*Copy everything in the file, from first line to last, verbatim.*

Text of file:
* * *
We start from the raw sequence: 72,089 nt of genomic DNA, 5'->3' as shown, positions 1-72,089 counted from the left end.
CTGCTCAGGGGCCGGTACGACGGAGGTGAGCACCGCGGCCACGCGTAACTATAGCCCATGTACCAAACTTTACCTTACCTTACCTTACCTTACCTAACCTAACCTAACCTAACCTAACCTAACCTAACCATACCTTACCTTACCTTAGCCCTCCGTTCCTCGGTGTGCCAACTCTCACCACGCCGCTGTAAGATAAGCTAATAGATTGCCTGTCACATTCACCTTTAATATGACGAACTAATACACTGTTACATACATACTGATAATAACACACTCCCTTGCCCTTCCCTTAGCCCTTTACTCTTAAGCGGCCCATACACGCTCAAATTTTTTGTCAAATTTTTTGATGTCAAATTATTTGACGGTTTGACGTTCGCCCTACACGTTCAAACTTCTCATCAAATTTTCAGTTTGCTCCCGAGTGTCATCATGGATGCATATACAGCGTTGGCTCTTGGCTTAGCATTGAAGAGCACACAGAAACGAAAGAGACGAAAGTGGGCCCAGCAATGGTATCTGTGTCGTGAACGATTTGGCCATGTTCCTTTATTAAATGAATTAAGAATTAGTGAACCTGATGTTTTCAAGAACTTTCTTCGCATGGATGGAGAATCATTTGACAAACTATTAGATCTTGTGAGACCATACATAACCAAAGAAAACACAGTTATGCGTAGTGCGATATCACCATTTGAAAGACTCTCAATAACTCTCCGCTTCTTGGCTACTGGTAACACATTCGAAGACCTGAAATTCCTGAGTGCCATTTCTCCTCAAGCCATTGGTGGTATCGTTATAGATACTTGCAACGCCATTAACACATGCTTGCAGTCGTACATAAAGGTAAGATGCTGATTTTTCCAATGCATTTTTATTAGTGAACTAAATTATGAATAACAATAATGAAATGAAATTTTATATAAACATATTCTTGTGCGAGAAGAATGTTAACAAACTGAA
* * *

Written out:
We start from the raw sequence: 72,089 nt of genomic DNA, 5'->3' as shown, positions 1-72,089 counted from the left end.
CTGCTCAGGGGCCGGTACGACGGAGGTGAGCACCGCGGCCACGCGTAACTATAGCCCATGTACCAAACTTTACCTTACCTTACCTTACCTTACCTAACCTAACCTAACCTAACCTAACCTAACCTAACCATACCTTACCTTACCTTAGCCCTCCGTTCCTCGGTGTGCCAACTCTCACCACGCCGCTGTAAGATAAGCTAATAGATTGCCTGTCACATTCACCTTTAATATGACGAACTAATACACTGTTACATACATACTGATAATAACACACTCCCTTGCCCTTCCCTTAGCCCTTTACTCTTAAGCGGCCCATACACGCTCAAATTTTTTGTCAAATTTTTTGATGTCAAATTATTTGACGGTTTGACGTTCGCCCTACACGTTCAAACTTCTCATCAAATTTTCAGTTTGCTCCCGAGTGTCATCATGGATGCATATACAGCGTTGGCTCTTGGCTTAGCATTGAAGAGCACACAGAAACGAAAGAGACGAAAGTGGGCCCAGCAATGGTATCTGTGTCGTGAACGATTTGGCCATGTTCCTTTATTAAATGAATTAAGAATTAGTGAACCTGATGTTTTCAAGAACTTTCTTCGCATGGATGGAGAATCATTTGACAAACTATTAGATCTTGTGAGACCATACATAACCAAAGAAAACACAGTTATGCGTAGTGCGATATCACCATTTGAAAGACTCTCAATAACTCTCCGCTTCTTGGCTACTGGTAACACATTCGAAGACCTGAAATTCCTGAGTGCCATTTCTCCTCAAGCCATTGGTGGTATCGTTATAGATACTTGCAACGCCATTAACACATGCTTGCAGTCGTACATAAAGGTAAGATGCTGATTTTTCCAATGCATTTTTATTAGTGAACTAAATTATGAATAACAATAATGAAATGAAATTTTATATAAACATATTCTTGTGCGAGAAGAATGTTAACAAACTGAA